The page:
Record DetailsSimilar RecordsGoogle PlusoneFacebookTwitterCiteULikeMendeleyreddit

APA · Chicago · MLA · Vancouver · CSE | Export to Zotero / EndNote / Reference Manager

APA (6th Edition):

Sprenger, K. W. (1999). Perceived Effectiveness of Faculty Development Programs for Full-Time Occupational-Technical Faculty in Virginia Community Colleges. (Doctoral Dissertation). Virginia Tech. Retrieved from http://hdl.handle.net/10919/29904

Chicago Manual of Style (16th Edition):

Sprenger, Kurt William. “Perceived Effectiveness of Faculty Development Programs for Full-Time Occupational-Technical Faculty in Virginia Community Colleges.” 1999. Doctoral Dissertation, Virginia Tech. Accessed July 21, 2019. http://hdl.handle.net/10919/29904.

MLA Handbook (7th Edition):

Sprenger, Kurt William. “Perceived Effectiveness of Faculty Development Programs for Full-Time Occupational-Technical Faculty in Virginia Community Colleges.” 1999. Web. 21 Jul 2019.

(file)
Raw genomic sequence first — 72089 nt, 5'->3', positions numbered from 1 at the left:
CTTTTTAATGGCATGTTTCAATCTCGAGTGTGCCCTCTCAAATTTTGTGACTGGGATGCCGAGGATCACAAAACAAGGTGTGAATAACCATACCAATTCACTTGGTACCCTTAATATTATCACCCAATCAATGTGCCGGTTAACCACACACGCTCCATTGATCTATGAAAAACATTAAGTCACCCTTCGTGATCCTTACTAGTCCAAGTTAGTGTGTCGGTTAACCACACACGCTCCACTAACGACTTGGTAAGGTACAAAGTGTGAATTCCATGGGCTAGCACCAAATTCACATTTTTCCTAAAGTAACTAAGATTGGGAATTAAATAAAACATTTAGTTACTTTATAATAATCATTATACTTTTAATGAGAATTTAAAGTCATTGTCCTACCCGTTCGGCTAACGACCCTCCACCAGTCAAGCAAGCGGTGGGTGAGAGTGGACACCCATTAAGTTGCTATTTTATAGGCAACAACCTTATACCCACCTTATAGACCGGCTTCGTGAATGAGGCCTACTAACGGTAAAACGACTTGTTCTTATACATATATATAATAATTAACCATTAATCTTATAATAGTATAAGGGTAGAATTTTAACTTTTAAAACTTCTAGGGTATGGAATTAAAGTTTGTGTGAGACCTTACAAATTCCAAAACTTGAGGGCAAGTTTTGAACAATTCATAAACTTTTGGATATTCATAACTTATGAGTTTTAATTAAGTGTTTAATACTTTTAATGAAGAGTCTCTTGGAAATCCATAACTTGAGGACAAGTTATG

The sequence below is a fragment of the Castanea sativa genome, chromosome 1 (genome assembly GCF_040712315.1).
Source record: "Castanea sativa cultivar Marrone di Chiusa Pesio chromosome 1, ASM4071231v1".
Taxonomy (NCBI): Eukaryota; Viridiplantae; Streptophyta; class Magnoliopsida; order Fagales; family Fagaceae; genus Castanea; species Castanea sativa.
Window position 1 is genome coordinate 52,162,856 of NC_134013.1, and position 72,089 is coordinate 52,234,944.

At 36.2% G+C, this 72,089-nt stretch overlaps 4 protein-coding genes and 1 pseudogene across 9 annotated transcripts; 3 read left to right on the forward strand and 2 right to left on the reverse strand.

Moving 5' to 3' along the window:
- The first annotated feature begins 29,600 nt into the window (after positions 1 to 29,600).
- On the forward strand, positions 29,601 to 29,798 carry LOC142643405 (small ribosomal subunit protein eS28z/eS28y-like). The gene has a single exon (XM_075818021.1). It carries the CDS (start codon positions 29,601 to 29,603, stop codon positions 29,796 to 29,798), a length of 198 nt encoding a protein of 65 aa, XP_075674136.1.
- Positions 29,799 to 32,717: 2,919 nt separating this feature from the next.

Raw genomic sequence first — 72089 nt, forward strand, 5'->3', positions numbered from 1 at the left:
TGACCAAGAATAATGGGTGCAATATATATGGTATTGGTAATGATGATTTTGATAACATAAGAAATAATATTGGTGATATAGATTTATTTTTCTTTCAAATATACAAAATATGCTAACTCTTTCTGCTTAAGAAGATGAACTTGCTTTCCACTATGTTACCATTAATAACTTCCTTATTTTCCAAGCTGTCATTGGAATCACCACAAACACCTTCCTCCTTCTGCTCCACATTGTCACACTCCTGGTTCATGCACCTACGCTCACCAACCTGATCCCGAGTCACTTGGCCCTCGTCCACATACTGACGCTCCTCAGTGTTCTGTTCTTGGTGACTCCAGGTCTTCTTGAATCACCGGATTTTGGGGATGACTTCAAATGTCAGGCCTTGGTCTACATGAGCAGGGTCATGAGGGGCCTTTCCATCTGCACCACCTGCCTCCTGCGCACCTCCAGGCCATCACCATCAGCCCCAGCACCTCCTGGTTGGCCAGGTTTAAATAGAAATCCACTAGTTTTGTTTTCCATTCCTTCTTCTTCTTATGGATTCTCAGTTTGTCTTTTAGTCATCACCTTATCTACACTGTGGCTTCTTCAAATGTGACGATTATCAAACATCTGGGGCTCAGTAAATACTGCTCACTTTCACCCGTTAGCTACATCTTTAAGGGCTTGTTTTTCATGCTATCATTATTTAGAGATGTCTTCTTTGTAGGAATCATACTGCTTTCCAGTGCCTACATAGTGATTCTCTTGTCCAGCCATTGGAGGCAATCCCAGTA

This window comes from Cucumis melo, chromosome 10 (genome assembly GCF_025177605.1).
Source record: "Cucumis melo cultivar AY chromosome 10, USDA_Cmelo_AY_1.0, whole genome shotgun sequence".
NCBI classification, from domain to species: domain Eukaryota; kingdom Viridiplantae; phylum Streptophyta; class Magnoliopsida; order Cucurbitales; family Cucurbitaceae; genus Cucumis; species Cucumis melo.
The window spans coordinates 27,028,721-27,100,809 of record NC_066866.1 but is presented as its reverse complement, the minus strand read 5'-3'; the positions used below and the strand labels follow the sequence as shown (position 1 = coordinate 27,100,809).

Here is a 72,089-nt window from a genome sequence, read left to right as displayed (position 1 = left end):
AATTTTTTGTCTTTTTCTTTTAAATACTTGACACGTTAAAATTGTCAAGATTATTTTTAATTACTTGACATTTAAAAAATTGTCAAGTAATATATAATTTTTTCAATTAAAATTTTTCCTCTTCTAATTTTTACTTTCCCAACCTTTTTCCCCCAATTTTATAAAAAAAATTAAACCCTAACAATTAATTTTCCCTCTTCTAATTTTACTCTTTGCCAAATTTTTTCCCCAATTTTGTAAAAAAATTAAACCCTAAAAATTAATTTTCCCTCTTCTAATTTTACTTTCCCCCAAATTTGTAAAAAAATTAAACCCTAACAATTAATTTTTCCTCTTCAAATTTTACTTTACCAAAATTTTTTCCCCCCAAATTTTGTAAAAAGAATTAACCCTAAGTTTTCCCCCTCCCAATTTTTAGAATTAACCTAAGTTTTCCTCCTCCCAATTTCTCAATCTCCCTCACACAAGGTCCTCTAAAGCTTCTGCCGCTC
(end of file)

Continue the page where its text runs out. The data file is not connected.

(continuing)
Vancouver:

Sprenger KW. Perceived Effectiveness of Faculty Development Programs for Full-Time Occupational-Technical Faculty in Virginia Community Colleges. [Internet] [Doctoral dissertation]. Virginia Tech; 1999. [cited 2019 Jul 21]. Available from: http://hdl.handle.net/10919/29904.

Council of Science Editors:

Sprenger KW. Perceived Effectiveness of Faculty Development Programs for Full-Time Occupational-Technical Faculty in Virginia Community Colleges. [Doctoral Dissertation]. Virginia Tech; 1999. Available from: http://hdl.handle.net/10919/29904

.